The Best Things Come In Pairs
When Apple announced their new Macbook and Macbook Pro sceptics sniffed and aficionados waited with baited breath. We received the duo from Apple. First off, their packaging is extremely compact and you’ll think the box of the Macbook Pro actually holds a 13.3-inch notebook instead of a 15.4-inch one; the Macbook’s packaging too looks a couple of sizes smaller.
Gone is the distinctive white plastic that some hated and others adored; but granted exclusiveness all the same. The new Macbook (MB hereon) and Macbook Pro (MB Pro hereon) are no less distinct though. Apple has gone totally metal with both of them and the bodies are completely aluminium. In fact the cover is made out of a single piece of aluminium meaning it’s very rigid. The rear too is solid aluminium; top points for build quality. The finish is a silver-grey and matte finished. The lid on the both these notebooks is very lightly magnetised and doesn’t feel hard to open at all; yet it will not open during cartage; great attention to minute detail. Both these notebooks look like a million bucks and will draw attention when used in just about any company. Build quality of the outer body is superb as we expected it to be. Both Macbooks are incredibly slim and slimmer than any other notebook in the market, save for some 11.1-inch Sony Vaio’s. Both the MB and the MB Pro have the same thickness. Of course the MB Pro looks slimmer; mainly because it’s bigger. Shockingly the Macbook Pro is only 100 or so grams more than the Macbook in weight. This is absolutely amazing since it’s much larger. Apple is honest and quotes weight inclusive of batteries.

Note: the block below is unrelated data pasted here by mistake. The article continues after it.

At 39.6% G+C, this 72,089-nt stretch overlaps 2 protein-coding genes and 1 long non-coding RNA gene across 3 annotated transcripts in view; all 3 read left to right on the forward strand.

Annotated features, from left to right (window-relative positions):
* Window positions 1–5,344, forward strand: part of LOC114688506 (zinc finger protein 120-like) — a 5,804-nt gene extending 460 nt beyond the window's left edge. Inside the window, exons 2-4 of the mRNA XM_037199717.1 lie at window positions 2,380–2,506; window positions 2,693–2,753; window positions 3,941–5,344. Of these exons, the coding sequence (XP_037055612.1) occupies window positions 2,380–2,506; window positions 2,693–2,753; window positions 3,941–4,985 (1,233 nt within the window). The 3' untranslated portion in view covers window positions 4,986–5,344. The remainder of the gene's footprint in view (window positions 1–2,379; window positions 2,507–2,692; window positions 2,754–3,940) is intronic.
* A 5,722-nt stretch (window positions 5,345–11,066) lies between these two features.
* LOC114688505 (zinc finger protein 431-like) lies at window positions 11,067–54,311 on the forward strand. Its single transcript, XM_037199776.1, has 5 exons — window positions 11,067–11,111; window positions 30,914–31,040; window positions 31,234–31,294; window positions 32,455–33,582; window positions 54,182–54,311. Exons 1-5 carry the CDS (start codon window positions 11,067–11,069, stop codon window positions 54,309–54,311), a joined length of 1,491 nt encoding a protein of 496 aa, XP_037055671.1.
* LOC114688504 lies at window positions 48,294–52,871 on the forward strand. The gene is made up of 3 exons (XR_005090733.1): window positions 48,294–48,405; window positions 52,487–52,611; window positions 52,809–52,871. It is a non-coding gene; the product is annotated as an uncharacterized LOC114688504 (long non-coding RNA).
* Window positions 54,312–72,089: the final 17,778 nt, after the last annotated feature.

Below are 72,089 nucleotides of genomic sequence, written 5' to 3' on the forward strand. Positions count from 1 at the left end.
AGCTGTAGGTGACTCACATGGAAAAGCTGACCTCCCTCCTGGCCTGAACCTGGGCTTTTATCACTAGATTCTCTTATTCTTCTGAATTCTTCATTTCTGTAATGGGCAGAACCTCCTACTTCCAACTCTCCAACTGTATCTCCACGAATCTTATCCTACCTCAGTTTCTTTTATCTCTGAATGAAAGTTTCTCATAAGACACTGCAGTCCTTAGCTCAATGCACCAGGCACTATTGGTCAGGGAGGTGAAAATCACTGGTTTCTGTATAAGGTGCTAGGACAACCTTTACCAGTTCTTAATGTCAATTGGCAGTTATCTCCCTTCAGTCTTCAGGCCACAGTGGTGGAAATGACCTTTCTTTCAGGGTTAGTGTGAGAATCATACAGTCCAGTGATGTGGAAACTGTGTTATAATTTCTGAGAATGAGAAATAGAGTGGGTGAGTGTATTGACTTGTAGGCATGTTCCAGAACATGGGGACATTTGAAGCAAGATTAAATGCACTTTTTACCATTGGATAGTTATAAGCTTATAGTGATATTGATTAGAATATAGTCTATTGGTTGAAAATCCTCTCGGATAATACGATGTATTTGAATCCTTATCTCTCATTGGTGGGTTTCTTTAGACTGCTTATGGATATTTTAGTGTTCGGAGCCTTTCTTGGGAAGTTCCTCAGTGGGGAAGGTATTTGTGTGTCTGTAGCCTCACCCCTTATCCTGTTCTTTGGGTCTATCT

Apple uses the segregated keypads (keys separated by a narrow bezel) on both Macbooks. Both notebooks’ keypads exude superb feedback, not mushy and not too hard and the keys are very well spaced out. Usability-wise we could find no complaints; you will get used to this keypad very soon and love it.